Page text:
This article was massively cut in the paper at the last minute, below is the last version I touched…

Ben Goldacre
Saturday October 14, 2006
The Guardian

Think back into the mists of MMR: in 2002, Professor John O’Leary’s group in Dublin reported finding measles virus in the intestine of children with autism and bowel problems. The anti-MMR movement were almost delerious with Read the rest of this entry »

From Hampstead to Cape Town

August 26th, 2006 by Ben Goldacre in africa, bad science, dangers, death, matthias rath, nutritionists, scare stories | 44 Comments »

Ben Goldacre
Saturday August 26th, 2006
The Guardian

What happens if you transplant western ideas like nutritionism, and anti-vaccination panics, into a developing world context? Unfortunately that’s not a thought experiment. Between 600 and 800 people die every day in South Africa from HIV/AIDS, and their government was roundly criticised at last weeks International AIDS conference in Toronto.

Everyone knows that the South African government is headed by a longstanding denialist of the link between HIV and AIDS, Thabo Mbeki, who held back anti-retroviral treatment for many years; but less well known is the fact that his health minster, Tshabalala-Msimang, is also a staunch advocate for weekend glossy magazine-style nutritionism, an ardent critic of medical drugs, and a close associate of a controversial vitamin salesman.

South Africa’s stand at the conference was described by delegates as the “salad stall”, and consisted of some garlic, some beetroot, the African potato, and other vegetable action. Some boxes of Read the rest of this entry »

Japanese War Tubas

August 10th, 2006 by Ben Goldacre in bad science, scare stories | 29 Comments »

Japanese War Tubas

One of the reasons why people are so scared of science these days is that technology has become more inexplicable, and somehow more “black box”. Fifty years ago, with a bit of practise and a good grounding in school science, you could fix your car and understand how your radio works. You wouldn’t stand a chance these days, but it was not ever thus: Japanese War Tubas, only a few decades ago, were the very pinnacle of Read the rest of this entry »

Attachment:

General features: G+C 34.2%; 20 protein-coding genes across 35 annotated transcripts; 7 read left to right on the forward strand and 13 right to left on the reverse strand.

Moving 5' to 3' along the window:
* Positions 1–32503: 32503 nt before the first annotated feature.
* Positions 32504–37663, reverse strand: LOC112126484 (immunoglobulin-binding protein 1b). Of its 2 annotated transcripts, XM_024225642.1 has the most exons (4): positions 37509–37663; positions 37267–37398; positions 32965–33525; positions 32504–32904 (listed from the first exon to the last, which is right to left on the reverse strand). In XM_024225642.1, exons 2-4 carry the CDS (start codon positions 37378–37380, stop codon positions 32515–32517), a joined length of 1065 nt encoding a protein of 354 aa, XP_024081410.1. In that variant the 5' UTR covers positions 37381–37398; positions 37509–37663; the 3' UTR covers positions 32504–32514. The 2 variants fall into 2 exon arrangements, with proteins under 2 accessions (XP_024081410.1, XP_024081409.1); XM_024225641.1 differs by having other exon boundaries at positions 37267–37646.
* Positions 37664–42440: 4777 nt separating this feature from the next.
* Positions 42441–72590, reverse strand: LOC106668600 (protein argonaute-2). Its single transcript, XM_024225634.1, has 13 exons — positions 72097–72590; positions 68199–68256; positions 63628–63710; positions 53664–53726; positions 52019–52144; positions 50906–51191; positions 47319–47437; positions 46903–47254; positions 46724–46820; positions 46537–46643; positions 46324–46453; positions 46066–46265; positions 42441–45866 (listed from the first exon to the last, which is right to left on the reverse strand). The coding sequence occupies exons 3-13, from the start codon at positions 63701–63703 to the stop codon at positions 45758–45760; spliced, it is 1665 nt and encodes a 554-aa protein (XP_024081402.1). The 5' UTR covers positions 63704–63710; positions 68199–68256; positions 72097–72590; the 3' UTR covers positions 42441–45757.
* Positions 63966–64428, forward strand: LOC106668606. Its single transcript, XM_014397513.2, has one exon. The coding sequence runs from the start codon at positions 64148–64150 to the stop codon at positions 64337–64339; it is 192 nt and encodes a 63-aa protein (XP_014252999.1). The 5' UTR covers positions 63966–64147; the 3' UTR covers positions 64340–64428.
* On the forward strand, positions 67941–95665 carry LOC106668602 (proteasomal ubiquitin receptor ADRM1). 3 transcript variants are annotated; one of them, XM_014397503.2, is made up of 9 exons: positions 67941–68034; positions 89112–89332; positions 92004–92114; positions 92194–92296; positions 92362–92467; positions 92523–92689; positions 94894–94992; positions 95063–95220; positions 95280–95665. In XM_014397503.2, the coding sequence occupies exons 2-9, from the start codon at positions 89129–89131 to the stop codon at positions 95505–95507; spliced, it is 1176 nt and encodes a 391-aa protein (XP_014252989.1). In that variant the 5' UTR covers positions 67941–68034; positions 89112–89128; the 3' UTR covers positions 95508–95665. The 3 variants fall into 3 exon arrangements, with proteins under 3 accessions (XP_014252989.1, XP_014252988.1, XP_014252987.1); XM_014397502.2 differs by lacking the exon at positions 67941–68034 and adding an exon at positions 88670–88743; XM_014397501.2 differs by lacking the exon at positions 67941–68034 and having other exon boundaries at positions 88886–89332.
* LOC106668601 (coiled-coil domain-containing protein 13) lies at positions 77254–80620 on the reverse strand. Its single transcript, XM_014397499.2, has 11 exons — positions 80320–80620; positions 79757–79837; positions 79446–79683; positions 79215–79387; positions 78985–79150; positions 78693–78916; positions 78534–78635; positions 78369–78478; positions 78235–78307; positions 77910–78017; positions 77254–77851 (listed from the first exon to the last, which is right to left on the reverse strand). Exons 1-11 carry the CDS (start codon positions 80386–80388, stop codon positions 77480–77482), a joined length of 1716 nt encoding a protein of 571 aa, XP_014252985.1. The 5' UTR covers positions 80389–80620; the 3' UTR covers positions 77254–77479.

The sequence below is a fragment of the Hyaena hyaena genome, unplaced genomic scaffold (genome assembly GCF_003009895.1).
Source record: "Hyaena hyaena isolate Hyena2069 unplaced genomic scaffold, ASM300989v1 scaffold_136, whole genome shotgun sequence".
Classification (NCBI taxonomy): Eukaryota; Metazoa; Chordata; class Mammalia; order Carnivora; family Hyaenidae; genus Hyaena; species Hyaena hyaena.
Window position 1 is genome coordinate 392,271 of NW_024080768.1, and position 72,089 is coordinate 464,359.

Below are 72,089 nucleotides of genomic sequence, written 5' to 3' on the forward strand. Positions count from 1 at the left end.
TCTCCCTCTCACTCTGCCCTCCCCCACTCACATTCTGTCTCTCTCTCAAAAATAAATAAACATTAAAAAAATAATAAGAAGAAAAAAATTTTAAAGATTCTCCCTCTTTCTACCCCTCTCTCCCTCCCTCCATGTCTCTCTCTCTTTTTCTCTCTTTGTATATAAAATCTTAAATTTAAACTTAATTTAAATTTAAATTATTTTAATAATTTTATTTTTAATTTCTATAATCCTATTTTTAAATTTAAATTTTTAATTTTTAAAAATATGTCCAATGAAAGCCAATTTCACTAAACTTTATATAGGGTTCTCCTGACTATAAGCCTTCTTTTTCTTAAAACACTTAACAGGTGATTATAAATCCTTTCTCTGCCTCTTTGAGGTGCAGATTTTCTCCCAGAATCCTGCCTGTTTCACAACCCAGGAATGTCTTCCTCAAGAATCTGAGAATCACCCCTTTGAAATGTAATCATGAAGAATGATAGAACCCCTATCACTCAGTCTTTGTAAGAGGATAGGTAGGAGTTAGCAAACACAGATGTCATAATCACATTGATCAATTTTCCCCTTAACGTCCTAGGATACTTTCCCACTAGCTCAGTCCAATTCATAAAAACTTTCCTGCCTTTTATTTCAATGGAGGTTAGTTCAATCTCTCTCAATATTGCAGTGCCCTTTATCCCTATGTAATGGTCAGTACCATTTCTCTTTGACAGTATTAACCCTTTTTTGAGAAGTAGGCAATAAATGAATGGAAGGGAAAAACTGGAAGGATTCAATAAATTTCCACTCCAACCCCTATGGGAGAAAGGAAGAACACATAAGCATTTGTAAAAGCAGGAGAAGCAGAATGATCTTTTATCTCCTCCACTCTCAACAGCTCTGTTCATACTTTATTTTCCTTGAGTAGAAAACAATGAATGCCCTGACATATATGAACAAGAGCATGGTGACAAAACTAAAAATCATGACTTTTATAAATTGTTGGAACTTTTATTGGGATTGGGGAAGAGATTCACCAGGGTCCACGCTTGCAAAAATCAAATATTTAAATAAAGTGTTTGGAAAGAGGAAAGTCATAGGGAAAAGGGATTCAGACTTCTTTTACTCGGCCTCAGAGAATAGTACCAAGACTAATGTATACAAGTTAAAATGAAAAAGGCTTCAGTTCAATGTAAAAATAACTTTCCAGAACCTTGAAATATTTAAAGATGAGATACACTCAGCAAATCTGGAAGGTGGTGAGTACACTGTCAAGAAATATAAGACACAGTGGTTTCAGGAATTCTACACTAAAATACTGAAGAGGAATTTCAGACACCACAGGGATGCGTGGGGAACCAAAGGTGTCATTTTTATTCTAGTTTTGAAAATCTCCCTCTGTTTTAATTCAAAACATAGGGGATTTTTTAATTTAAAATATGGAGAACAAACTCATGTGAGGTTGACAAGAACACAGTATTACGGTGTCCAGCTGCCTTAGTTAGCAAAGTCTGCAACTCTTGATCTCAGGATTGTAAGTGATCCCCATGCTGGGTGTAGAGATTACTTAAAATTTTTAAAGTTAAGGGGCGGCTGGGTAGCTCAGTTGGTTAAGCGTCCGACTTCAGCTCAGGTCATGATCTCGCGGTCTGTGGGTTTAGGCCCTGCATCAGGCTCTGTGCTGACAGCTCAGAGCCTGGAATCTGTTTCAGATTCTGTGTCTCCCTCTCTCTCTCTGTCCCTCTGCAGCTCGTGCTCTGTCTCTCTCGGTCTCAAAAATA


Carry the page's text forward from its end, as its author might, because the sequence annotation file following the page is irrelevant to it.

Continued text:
Academics are as guilty as the media when it comes to publication bias

June 10th, 2006 by Ben Goldacre in bad science, references, regulating research, scare stories, statistics | 31 Comments »

Ben Goldacre
Saturday June 10, 2006
The Guardian

When I am finally assassinated by an axe-wielding electrosensitive homeopathic anti-vaccine campaigner – and that day surely cannot be far off now – I should like to be remembered, primarily, for my childishness and immaturity. Occasionally, however, I like to write about serious issues. And I don’t just mean the increase in mumps cases from 94 people in 1996 to 43,322 in 2005. No.

One thing we cover regularly in Bad Science is the way that Read the rest of this entry »

MMR Is Back

June 2nd, 2006 by Ben Goldacre in bad science, mail, MMR, scare stories, telegraph, times | 67 Comments »

Ben Goldacre
3rd June 2006
The Guardian

[Mmmm uh-oh I’ve just found out the Guardian newsdesk have cut this by 200 words while I was having an afternoon snooze. I can’t bear to look. Anyway, here’s what I wrote…]

MMR is back. “US scientists back autism link to MMR” squealed the Telegraph. “Scientists fear MMR link to autism” roared the Mail. “US study supports claims of MMR link to autism” croaked The Times, a day later.

Strap me to the rocket and print my home address in the paper, I’m going after them again. So what was this frightening new data? Well it’s hard to tell, since it hasn’t been properly published anywhere yet, so you can’t actually read it and Read the rest of this entry »